Philip Smouha, the director of the 49 year old family business has since found his footing after closing a chapter in his life and is successfully building companies once again. His son is involved in running a beer company called Lucky beer with him. The company has already had a great impact in Australia and off shore due to the cheeky nature of the marketing and original idea which no body has come up with before.

The solid principles of supporting customers and providing them with exactly what they need from the decades in the fashion industry have obviously not gone to waste. The Smouha family continue to live very successful lives.

Sun Protective Clothing- Clothing With A Purpose

Sun is scorching outside and you have to step out for one reason or the other. Will you stop moving out? The answer is of course NO. Although sunshine is essential for your health, but excessive exposure to it can definitely cause hazard or danger to your skin. It’s just not over blaming the Sun. Your lightweight and loose-woven clothes are not enough to protect you from sizzling heat of the sun. It’s time to look for a better alternative, the sun protective clothing.

Sun damage of the skin can be either acute or chronic, but the main reason or factor is the ultra-violet radiation that causes aging of the skin. It is seen that skin cancer is mainly due to over exposure to sun as the ultra violet rays come in direct contact with the skin DNA and cell functioning that effects the skin system. Other common problems involved with sun exposure are wrinkles, leathery skin, pre-malignant actinic keratoses and the immune system. Hence the need of sun protective clothing becomes important.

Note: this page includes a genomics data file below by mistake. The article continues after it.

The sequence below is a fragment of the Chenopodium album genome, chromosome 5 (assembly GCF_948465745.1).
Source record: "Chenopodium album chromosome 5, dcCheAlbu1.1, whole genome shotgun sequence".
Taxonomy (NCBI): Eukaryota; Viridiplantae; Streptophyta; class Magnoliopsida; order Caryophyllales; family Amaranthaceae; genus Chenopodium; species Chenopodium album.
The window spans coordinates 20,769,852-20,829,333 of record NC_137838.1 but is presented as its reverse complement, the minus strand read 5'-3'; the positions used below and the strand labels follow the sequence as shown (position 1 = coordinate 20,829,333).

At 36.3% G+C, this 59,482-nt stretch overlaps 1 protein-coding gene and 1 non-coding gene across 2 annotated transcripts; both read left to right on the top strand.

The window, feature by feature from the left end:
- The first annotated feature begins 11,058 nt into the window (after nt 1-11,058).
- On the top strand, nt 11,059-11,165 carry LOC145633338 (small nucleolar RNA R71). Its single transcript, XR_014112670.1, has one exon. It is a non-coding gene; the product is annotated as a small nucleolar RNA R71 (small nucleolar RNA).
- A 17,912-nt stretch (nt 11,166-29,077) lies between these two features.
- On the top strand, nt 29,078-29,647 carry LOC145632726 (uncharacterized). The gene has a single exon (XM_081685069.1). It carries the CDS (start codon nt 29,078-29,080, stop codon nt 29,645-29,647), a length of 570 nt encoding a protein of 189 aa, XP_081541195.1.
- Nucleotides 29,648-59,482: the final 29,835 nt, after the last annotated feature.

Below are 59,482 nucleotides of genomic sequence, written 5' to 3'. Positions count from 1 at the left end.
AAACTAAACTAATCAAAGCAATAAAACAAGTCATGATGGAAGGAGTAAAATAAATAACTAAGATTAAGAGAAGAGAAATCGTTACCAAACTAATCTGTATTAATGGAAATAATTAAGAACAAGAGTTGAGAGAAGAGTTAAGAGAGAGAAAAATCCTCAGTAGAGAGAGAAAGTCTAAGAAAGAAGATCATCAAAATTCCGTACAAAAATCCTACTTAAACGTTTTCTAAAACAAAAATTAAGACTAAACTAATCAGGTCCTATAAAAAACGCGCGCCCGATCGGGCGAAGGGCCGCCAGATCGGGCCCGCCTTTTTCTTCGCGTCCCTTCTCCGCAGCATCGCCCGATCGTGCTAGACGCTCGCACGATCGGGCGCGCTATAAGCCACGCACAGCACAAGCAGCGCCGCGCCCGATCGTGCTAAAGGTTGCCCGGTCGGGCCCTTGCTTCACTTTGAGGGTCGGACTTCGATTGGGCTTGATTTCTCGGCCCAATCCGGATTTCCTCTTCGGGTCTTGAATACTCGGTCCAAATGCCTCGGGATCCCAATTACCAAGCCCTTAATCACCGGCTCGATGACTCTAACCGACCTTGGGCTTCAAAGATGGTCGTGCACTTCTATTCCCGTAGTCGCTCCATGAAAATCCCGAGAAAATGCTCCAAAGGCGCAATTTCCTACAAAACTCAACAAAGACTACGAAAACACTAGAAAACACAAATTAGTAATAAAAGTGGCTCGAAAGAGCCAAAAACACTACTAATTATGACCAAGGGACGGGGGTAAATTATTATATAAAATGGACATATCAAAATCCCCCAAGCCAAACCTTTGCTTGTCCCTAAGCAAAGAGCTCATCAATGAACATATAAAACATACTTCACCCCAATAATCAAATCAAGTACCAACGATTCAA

Sun protective clothing is specially designed for protection from sun and is made from a fabric graded for its level of UV protection. Laboratory tests have shown that cotton fabric allows 50% of harmful UV rays penetrate to your skin when dry and 10 to 20 % more when your skin is wet. Tightly woven fabrics are considered more useful for protecting your skin from the sun’s harmful UV rays. These UV protective clothes are restricted to some specific design parameters like long sleeves, full collar, full-length trousers and skirt. Sun protective clothing is usually worn in a warm and humid temperature. Clothes with a UPF (Ultraviolet Protection Factor) of 15 to 50+ are meant to be sun-protective. The higher the UPF, the longer a person can tolerate the sun.

Sun protective clothing with a UPF is more effective as compared to sunscreens. Sunscreens with a high SPF cannot endure that much UV rays as a UPF protected clothing. Unlike SPF, that measures only UVB, sun protection clothes with UPF measures both UVA and UVB. Most of the apparels tagged with sun protection usually have UPF 50+.

Sun protective clothing was initially popularized in Australia as an alternative to sunscreens and sun block creams. They follow a standard lab testing procedure that was developed in 1996 by Australian swimwear companies. In America, the UPF rating system was standardized by American Standards and Testing Methods (ASTM). The standards have been adopted by fabric manufacturers to harmonize consumer awareness and safety at large. With the increasing demand in sun protection clothing, many textile manufacturers have developed sun proof fashion statements; wherein the market is flooded with a variety of swim suits, sun hats, sun proof T-shirts, shorts, pants etc. Information on sun protection clothing, sun protective clothing, sun protection clothes can be found at the www.tatjacket.com